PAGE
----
Employee vs Independent Contractor Classification

Navigating Employee vs. Independent Contractor Classification for Small Businesses

For small businesses, correctly classifying workers as either employees or independent contractors is crucial. Misclassification can lead to significant legal and financial repercussions. This article will help you understand the distinction between the two classifications and navigate compliance with relevant regulations.

Understanding the FLSA and its Applicability

The Fair Labor Standards Act (FLSA) sets minimum wage, overtime pay, recordkeeping, and child labor standards affecting full-time and part-time employees in both the private sector and government. However, the protections of the FLSA do not extend to independent contractors. The primary method for determining classification under the FLSA is through the “economic reality test,” which examines whether a worker is economically dependent on the employer or in business for themselves.

Employee vs. Independent Contractor: Key Differences

Employees are individuals hired by a company to work under its direction and control. They receive wages, have taxes withheld from their paychecks, and often receive benefits such as health insurance and retirement plans (IRS ReferenceSBA Reference).

Independent contractors, on the other hand, provide services to a company but maintain control over how those services are executed. They are responsible for their own taxes and often do not receive employee benefits (IRS ReferenceSBA Reference).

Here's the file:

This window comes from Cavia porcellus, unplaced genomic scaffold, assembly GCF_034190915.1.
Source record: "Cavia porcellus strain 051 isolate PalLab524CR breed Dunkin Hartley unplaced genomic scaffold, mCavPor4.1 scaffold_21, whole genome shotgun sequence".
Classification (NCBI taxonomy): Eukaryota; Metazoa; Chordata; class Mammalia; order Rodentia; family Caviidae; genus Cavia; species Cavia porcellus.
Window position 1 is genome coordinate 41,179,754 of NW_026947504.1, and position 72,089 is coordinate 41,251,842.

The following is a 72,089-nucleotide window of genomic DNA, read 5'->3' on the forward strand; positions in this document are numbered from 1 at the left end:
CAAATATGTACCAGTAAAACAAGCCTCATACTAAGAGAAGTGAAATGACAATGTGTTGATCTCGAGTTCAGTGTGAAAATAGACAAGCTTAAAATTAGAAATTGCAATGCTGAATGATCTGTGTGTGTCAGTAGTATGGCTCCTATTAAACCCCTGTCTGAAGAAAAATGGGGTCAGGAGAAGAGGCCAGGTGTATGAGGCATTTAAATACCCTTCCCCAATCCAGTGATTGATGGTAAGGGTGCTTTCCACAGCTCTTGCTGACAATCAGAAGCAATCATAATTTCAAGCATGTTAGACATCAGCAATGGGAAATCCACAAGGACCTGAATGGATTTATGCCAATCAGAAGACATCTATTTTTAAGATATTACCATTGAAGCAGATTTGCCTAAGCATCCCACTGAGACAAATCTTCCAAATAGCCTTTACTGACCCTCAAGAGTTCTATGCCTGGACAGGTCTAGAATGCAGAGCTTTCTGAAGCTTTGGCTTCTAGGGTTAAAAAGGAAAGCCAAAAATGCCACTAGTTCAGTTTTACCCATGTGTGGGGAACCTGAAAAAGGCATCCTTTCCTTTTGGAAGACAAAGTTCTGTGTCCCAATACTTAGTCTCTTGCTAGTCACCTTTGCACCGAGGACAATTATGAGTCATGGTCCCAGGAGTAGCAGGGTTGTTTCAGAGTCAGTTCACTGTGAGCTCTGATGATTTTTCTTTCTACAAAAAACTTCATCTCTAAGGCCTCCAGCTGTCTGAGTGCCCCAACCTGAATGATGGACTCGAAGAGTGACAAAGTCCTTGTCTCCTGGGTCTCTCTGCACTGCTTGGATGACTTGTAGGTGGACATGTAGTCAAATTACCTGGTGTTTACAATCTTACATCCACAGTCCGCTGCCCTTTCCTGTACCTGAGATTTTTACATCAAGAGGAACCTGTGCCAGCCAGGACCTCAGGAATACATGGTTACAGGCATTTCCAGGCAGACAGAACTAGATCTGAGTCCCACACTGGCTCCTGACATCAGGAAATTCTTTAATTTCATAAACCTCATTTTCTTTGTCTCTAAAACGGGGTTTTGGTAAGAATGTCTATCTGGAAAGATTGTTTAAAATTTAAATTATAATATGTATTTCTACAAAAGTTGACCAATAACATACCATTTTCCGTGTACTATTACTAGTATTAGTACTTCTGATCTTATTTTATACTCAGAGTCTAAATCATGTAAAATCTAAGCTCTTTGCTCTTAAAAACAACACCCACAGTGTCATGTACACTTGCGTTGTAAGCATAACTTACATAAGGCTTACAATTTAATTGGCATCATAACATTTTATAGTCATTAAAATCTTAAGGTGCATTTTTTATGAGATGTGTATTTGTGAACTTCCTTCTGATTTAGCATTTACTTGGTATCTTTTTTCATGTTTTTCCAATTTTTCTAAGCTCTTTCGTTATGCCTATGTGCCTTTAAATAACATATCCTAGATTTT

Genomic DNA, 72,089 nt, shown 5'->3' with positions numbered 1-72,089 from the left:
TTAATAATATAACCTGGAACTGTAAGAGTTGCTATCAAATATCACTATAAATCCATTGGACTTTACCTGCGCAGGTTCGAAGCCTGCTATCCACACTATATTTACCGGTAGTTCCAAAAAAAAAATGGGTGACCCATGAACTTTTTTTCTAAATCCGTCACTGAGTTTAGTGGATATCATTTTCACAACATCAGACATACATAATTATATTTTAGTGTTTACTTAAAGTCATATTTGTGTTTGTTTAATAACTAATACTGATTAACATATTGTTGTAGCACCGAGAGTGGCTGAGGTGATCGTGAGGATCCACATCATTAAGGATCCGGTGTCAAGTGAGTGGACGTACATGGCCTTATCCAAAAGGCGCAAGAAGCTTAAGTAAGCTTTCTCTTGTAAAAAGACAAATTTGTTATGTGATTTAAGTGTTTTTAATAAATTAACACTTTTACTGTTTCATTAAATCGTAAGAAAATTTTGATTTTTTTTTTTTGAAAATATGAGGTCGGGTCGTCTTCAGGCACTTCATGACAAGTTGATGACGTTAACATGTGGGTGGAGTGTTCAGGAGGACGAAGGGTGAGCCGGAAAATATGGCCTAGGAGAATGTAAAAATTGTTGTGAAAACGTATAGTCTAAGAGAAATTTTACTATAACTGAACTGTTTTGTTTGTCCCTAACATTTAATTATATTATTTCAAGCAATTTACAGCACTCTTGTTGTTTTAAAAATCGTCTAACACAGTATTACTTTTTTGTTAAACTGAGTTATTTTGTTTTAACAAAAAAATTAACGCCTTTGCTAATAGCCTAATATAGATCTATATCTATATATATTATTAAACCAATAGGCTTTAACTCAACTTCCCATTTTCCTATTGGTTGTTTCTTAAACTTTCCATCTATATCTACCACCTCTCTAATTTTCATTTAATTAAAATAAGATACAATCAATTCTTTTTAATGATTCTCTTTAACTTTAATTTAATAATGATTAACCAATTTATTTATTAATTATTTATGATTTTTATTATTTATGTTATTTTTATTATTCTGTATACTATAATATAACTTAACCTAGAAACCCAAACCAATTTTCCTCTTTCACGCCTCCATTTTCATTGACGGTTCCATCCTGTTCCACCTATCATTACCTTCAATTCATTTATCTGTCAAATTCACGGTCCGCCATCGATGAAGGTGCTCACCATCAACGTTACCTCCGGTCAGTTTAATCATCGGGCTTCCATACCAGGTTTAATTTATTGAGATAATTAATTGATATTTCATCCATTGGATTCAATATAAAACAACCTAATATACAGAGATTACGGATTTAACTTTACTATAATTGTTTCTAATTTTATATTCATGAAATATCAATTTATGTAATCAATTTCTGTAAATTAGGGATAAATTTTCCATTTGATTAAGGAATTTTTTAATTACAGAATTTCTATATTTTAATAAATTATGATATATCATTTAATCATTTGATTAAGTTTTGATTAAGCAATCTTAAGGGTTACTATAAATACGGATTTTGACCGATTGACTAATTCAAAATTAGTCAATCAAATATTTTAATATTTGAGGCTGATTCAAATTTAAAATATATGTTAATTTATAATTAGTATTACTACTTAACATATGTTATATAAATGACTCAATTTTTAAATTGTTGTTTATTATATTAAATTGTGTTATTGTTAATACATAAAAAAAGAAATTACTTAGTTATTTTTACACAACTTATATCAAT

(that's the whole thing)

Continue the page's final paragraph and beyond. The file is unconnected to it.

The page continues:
The Economic Reality Test

The FLSA uses the “economic reality test” to assess whether a worker is an employee or an independent contractor. The following six factors are considered, but no single factor is decisive:

  1. Opportunity for profit or loss: Independent contractors can make a profit or incur a loss based on their managerial skill.
  2. Investment: Contractors often invest in their own equipment and resources, whereas employees use resources provided by the employer.
  3. Degree of permanence: Employees generally have an ongoing relationship with the employer, while contractors typically work on specific projects.
  4. Nature and degree of control: Contractors maintain significant control over how they perform their work, unlike employees, who follow the employer’s instructions.
  5. Integral part of the business: Work that is vital to the employer’s business suggests an employment relationship.
  6. Skill and initiative: Independent contractors often bring specialized skills and take initiative in their work.

The IRS 20-Factor Test